A U.S. aircraft owner-pilot has learned aerobatics and gotten into the airshow business as a performer. His aircraft doesn’t carry much fuel, which is fine for the aerobatic performances over the airport but requires frequent fuel stops en route to and from shows.
The airplane has two seats, and although the owner-pilot isn’t FAA-certified as a mechanic he does have some mechanical aptitude. He fabricates a fuel tank that fits into the other seat where he can secure it with the restraint harness and has a quick-disconnect fuel line, so he can pull the tank out when he arrives at the airshow site, fly his routine without it, then quickly re-install it for the flight home. He takes it up for a local flight test and it works fine.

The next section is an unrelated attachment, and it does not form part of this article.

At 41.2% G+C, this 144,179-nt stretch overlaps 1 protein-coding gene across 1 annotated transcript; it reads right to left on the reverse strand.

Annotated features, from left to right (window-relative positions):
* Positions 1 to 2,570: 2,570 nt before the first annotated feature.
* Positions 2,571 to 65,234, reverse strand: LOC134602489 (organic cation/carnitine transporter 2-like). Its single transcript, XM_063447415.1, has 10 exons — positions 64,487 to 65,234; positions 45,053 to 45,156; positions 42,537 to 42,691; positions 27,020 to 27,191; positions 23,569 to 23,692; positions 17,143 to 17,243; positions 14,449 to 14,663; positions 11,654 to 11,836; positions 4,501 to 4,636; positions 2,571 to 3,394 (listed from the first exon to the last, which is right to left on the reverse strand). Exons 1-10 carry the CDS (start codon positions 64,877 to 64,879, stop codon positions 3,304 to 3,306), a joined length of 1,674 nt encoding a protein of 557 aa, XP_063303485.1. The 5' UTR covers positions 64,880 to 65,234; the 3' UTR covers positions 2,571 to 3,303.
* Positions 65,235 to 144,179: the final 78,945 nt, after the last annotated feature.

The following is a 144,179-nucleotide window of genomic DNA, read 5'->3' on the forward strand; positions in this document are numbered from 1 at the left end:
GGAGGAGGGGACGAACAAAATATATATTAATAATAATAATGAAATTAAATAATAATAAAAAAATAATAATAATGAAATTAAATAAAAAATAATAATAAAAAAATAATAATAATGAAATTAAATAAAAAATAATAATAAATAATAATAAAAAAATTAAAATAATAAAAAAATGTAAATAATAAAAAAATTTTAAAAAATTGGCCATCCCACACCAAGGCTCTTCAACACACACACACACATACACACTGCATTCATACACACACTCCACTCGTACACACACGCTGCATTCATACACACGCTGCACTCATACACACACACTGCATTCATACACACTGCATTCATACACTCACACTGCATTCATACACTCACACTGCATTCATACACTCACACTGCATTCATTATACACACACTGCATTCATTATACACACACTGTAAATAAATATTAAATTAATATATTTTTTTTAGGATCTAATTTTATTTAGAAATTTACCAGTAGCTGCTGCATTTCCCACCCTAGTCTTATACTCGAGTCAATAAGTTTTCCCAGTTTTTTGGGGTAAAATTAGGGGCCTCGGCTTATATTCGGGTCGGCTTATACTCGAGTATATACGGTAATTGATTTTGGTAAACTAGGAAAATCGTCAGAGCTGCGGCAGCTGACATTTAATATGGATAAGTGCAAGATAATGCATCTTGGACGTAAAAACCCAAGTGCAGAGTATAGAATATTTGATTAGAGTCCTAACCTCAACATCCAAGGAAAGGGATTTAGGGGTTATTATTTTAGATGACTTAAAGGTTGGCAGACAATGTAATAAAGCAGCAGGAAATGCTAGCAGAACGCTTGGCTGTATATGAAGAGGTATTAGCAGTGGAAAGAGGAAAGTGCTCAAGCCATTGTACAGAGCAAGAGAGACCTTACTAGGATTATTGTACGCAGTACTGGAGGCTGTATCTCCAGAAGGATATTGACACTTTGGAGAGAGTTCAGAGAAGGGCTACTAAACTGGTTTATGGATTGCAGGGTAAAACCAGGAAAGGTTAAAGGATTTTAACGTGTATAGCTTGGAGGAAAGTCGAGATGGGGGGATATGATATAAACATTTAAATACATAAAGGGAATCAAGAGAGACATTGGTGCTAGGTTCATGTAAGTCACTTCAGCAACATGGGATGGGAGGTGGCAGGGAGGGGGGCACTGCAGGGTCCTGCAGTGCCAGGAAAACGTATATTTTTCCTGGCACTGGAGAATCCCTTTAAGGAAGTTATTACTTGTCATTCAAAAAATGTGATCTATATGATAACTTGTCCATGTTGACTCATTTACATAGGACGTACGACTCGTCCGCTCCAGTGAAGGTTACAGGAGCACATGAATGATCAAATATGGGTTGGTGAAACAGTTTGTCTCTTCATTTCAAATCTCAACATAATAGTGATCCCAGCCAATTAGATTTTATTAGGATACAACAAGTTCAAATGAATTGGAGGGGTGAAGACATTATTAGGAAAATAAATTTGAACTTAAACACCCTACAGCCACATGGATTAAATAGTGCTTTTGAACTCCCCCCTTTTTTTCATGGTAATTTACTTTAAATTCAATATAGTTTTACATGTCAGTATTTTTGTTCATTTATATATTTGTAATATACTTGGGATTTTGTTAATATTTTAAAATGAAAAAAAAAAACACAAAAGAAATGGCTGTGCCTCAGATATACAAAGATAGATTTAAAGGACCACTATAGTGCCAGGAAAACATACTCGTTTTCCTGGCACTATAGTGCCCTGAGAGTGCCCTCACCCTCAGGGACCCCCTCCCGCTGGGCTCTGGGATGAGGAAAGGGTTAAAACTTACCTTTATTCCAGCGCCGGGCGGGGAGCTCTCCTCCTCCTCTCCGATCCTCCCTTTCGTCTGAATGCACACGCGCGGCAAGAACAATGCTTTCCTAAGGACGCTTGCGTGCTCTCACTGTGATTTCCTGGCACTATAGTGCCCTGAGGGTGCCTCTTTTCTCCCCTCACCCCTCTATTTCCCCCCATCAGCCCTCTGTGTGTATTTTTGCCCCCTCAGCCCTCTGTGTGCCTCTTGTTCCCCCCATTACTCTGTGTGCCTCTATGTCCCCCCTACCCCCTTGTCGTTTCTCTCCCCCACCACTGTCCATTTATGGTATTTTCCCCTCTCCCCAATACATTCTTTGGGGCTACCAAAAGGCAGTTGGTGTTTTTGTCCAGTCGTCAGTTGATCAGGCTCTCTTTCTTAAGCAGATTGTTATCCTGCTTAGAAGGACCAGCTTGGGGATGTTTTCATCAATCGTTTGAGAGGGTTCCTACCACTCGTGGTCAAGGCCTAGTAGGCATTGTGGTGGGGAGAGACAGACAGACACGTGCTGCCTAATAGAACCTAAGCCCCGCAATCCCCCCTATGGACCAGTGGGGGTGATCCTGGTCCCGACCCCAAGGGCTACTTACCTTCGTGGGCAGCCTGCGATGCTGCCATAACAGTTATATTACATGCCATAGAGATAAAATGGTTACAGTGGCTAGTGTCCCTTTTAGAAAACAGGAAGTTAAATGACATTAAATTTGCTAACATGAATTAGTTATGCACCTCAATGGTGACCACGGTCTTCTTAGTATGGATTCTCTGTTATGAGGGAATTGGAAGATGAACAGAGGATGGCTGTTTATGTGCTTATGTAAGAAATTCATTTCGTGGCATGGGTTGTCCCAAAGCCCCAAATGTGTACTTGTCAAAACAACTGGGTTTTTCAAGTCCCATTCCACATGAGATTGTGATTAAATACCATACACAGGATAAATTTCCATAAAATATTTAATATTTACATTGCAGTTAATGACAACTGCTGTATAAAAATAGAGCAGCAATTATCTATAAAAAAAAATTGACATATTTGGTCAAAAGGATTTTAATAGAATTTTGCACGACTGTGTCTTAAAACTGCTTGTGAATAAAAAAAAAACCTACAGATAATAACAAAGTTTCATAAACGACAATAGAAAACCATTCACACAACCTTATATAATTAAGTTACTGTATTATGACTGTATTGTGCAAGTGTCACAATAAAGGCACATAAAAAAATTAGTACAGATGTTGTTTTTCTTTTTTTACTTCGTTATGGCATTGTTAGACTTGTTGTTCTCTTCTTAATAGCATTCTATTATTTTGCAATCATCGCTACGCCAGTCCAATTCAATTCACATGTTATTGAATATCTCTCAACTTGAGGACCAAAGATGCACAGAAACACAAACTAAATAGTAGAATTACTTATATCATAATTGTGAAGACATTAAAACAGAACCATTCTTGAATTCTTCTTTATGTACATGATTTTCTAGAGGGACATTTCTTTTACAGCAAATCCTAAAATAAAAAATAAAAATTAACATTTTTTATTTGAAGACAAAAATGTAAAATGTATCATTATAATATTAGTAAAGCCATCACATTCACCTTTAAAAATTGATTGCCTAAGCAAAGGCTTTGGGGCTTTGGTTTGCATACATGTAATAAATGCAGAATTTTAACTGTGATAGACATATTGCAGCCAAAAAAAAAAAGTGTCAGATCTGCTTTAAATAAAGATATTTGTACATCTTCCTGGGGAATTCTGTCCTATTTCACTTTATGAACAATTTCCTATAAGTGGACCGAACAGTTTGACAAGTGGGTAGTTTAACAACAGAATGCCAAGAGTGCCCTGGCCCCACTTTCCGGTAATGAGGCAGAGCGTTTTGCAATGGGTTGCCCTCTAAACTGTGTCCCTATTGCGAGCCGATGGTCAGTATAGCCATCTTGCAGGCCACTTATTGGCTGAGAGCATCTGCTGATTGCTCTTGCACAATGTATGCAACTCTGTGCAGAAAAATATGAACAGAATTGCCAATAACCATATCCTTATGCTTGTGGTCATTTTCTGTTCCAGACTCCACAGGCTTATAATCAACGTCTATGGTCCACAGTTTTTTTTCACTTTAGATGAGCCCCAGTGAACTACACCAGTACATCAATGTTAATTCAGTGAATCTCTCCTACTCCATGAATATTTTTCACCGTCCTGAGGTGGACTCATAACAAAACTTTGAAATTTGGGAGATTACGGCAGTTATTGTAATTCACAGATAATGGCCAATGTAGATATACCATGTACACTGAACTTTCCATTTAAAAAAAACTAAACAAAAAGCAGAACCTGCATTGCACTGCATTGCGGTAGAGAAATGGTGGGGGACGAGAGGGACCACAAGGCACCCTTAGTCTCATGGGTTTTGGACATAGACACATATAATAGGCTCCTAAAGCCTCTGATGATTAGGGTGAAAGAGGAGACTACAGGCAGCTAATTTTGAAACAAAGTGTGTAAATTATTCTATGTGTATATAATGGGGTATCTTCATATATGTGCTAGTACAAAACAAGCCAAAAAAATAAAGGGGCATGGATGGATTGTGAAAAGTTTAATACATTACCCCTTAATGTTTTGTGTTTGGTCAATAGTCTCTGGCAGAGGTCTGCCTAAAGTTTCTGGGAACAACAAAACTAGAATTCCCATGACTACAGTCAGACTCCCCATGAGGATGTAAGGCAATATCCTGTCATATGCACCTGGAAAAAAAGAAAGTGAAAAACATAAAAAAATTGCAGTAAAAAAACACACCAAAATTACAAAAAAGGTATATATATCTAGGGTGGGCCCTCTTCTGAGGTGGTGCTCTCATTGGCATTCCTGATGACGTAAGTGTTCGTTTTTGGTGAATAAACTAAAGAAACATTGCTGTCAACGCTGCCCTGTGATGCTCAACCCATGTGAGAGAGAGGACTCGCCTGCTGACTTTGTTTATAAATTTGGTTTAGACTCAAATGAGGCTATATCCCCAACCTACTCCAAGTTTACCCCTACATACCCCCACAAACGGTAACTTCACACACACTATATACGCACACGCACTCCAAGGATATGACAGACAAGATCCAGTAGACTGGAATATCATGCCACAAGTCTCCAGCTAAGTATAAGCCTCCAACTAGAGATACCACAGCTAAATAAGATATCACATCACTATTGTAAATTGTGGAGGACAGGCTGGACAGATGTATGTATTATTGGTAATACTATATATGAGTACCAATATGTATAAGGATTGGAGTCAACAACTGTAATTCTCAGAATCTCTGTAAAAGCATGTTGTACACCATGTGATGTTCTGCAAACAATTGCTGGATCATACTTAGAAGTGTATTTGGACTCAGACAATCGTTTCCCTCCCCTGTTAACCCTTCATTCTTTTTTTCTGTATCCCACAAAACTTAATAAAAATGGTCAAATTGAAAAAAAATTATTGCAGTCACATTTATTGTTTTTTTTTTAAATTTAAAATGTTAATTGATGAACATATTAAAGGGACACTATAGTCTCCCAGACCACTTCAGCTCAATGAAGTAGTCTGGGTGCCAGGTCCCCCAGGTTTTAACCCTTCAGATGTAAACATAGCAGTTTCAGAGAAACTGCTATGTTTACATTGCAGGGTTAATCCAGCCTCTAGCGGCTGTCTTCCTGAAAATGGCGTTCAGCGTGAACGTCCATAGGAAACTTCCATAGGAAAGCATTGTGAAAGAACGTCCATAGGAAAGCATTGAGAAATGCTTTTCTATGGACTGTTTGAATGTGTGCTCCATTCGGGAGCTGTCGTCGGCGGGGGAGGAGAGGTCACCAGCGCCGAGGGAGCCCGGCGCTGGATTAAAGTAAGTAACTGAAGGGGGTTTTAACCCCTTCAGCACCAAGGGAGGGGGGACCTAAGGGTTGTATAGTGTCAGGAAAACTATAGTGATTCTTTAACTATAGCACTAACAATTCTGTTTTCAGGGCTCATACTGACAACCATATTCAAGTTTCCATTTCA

University of Georgia
A breach of the FAR has indeed been committed by him in this instance. If you do not possess a mechanic’s certificate or a repairman’s certificate with the proper rating from the FAA, the only way you are allowed to undertake work connected to aviation is if you are supervised by another individual who does possess a valid mechanic’s certificate.